Our aim is to understand the relationship between biodiversity and the structure of ecological communities.
We do this across all scales, organisms, and biomes.
By understanding how plants and animals function in their natural environments, we can guide conservation efforts and work with local communities to mitigate impacts of global change.
With a strong focus on soil animals and microbes, biogeochemical cycles, litter decomposition, symbiosis, and plant-microbe interactions, our aim is to understand how even the smallest organisms can drive vital ecosystem functions.
We study urban ecosystems across the globe with the aim of understanding how ecological processes function, and organisms evolve, in human-dominated systems.
Our researchers work in global outposts, from remote field stations of the arctic tundra, to rocky landscapes of the Caribbean, to diverse tropical forests of the Amazon.
Our research focuses on manipulative experiments and observational studies to determine behaviors, patterns and traits across a diversity of study systems.
When experiments are unethical, too expensive or simply impossible (there is only one Earth), we use numerical models to simulate the dynamics of vegetation and its interactions with the climate from individual plots to the whole planet Earth.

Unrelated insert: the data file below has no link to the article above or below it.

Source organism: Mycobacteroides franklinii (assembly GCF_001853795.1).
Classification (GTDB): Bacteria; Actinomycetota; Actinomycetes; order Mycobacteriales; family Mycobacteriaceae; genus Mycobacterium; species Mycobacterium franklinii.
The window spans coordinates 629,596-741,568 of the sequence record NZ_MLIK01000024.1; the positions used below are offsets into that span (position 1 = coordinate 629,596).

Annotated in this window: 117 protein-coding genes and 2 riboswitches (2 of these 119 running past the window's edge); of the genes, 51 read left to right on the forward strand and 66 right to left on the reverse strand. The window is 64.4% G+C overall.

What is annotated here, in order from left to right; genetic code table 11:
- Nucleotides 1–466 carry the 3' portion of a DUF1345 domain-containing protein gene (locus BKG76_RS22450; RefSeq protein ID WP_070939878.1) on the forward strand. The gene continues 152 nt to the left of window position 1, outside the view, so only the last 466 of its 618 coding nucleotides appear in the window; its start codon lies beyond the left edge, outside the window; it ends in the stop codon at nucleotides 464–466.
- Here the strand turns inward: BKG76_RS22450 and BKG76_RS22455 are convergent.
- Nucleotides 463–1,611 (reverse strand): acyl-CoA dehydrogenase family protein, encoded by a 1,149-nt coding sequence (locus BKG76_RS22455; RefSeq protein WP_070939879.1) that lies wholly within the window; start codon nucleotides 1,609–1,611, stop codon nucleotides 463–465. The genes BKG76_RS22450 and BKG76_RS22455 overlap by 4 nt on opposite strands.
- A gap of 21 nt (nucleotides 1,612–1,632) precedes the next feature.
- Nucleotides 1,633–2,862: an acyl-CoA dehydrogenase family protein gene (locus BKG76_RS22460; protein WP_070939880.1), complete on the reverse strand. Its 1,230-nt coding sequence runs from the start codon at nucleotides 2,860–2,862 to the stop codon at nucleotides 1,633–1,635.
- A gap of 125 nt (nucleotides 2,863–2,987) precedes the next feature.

We conduct research in marine and fresh water aquatic ecosystems, spearing the design of international ecotoxicology protocols to promote safe water and soils. This includes the study of metals, pesticides, nanoparticles and microplastics, and their interactions with living organisms.
Working with the VU Fire Laboratory, we test what plant species influence fire risk disproportionately to their abundance, asking whether global fire danger can be predicted and controlled.
Our aim is to understand how behaviours, organismal traits, and genetic variation give organisms the plasticity they need to survive in a rapidly changing world. From mating strategies of hermaphrodites to feeding strategies in soil animals, and functional traits of plants, we use field experiments and lab manipulations to understand what drives ecological and evolutionary adaptation.
Through innovation and investment in genomics technology and expertise, we are helping advance national and international ecological genomics programs and spearheading gene expression techniques. Our work includes transcriptomics analysis tools for living organisms to assess soil quality. We are also using these approaches to understand the genomic consequences of stress tolerance, and designing new ways to study the microbiomes of insects.
We are working with local organizations and involving citizens in crowd-sourcing research initiatives to beckon in an new era of hands-on science. We also have a strong focus on Ecology and Evolution in Dutch ecosystems, including long-term studies across the Dutch Dunes.
Through international networks and collaborations, we are improving our predictions of climate variability in cold biomes, revising our understanding of the global carbon and nitrogen cycle, pioneering new agricultural strategies, developing regulations for chemical risks in the environment, and establishing global forest management strategies.